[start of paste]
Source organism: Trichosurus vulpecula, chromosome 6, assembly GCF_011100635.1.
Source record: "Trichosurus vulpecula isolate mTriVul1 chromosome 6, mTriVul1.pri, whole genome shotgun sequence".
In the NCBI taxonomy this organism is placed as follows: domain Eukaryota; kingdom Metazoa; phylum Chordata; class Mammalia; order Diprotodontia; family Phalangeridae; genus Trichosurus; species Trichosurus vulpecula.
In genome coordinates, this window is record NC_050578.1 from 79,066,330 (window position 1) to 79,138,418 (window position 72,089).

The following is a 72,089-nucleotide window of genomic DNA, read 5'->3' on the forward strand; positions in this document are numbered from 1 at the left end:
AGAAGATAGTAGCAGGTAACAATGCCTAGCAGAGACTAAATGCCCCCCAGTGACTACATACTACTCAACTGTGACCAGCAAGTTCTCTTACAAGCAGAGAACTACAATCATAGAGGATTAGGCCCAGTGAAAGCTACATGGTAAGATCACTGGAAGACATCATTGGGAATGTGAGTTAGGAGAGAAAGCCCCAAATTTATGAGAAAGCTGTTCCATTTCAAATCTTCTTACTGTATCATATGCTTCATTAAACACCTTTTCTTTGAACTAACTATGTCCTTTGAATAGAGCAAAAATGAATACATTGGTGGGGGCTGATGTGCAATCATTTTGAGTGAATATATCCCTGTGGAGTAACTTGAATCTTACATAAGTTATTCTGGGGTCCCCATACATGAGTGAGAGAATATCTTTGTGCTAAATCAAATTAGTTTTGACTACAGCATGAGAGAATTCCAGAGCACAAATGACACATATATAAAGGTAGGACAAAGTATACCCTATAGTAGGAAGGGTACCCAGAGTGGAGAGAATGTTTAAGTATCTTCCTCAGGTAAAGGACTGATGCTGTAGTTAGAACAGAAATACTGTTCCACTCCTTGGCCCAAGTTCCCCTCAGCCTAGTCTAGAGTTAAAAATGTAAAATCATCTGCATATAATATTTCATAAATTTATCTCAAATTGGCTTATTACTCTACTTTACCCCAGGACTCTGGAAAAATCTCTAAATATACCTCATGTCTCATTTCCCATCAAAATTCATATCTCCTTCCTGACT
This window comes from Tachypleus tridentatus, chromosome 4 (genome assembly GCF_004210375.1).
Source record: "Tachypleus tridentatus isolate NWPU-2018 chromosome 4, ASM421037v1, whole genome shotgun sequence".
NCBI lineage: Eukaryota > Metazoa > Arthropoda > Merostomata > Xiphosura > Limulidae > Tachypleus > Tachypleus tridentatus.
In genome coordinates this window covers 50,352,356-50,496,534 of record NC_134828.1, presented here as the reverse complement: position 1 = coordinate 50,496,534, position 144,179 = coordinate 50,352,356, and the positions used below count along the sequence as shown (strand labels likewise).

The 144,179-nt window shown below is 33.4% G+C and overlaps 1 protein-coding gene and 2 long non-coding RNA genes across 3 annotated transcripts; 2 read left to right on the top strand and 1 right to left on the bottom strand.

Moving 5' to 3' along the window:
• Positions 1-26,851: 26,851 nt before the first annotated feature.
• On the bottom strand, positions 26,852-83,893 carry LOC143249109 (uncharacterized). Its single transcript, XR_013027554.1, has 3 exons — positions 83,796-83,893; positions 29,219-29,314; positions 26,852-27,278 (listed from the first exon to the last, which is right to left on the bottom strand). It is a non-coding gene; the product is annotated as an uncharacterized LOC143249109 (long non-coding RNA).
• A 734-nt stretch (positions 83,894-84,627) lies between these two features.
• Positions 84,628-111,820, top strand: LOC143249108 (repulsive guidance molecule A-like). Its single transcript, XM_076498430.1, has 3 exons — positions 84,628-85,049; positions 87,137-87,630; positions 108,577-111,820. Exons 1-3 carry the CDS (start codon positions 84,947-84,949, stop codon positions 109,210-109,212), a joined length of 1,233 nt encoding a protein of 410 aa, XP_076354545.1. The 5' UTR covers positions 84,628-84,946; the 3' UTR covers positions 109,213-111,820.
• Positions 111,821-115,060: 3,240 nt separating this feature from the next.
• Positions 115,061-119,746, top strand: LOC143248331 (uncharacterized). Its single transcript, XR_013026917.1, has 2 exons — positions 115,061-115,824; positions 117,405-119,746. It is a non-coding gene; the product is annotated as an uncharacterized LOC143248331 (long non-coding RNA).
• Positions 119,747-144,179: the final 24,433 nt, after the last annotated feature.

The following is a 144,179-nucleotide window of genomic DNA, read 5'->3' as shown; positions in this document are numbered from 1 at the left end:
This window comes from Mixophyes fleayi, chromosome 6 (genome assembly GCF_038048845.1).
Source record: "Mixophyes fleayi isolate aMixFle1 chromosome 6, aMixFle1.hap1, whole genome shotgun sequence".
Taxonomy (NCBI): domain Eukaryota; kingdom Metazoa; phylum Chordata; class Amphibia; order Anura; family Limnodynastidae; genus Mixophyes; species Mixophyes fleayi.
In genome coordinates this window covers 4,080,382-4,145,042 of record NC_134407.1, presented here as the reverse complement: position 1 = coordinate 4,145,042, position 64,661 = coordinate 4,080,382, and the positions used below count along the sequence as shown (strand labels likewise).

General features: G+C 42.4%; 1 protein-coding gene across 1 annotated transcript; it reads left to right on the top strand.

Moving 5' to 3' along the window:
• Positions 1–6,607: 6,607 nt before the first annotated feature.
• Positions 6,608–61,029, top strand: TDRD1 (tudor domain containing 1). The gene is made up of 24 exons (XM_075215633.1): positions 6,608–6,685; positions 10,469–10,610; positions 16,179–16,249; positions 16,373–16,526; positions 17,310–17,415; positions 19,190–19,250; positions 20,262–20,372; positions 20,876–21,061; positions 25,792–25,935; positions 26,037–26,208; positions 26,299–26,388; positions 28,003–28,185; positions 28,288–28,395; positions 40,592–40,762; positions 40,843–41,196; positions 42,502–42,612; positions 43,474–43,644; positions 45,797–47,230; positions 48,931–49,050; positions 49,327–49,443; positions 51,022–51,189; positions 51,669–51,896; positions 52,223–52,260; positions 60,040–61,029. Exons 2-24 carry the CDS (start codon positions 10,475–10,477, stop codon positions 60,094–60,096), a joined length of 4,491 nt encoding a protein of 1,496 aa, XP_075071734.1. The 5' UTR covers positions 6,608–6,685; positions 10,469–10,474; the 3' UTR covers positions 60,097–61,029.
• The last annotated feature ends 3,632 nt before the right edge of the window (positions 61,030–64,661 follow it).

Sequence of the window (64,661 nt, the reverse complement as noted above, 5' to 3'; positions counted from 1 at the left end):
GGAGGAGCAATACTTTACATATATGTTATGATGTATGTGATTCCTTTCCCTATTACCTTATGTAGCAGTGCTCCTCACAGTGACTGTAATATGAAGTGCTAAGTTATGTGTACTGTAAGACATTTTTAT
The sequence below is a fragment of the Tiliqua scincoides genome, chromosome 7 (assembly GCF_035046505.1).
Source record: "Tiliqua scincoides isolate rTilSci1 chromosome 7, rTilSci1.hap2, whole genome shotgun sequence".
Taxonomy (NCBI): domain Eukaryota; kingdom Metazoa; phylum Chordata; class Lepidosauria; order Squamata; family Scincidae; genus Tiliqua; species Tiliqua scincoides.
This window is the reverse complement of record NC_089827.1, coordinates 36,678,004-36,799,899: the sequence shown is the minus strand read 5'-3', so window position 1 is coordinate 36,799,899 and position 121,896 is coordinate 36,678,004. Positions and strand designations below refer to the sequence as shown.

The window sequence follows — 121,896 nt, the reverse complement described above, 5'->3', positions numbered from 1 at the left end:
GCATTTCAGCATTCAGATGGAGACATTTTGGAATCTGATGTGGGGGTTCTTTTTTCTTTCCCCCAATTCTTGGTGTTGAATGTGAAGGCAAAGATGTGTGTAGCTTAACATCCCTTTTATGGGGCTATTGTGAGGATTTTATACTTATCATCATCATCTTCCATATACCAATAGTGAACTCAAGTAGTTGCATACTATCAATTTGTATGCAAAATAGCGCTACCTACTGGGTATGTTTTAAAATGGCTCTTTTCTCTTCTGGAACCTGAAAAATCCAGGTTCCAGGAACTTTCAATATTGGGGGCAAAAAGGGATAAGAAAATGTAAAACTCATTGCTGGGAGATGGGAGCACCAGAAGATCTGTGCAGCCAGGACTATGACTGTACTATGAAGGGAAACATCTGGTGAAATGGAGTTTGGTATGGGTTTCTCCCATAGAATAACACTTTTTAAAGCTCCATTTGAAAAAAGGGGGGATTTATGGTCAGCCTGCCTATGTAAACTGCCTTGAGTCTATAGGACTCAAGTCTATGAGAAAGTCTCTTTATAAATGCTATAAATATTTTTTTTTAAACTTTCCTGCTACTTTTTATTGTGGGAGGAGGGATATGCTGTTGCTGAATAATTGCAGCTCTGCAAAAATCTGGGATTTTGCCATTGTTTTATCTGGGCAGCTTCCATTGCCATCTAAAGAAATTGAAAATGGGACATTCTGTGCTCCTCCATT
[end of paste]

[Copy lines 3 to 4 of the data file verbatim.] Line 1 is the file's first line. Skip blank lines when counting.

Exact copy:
In the NCBI taxonomy this organism is placed as follows: domain Eukaryota; kingdom Metazoa; phylum Chordata; class Mammalia; order Diprotodontia; family Phalangeridae; genus Trichosurus; species Trichosurus vulpecula.
In genome coordinates, this window is record NC_050578.1 from 79,066,330 (window position 1) to 79,138,418 (window position 72,089).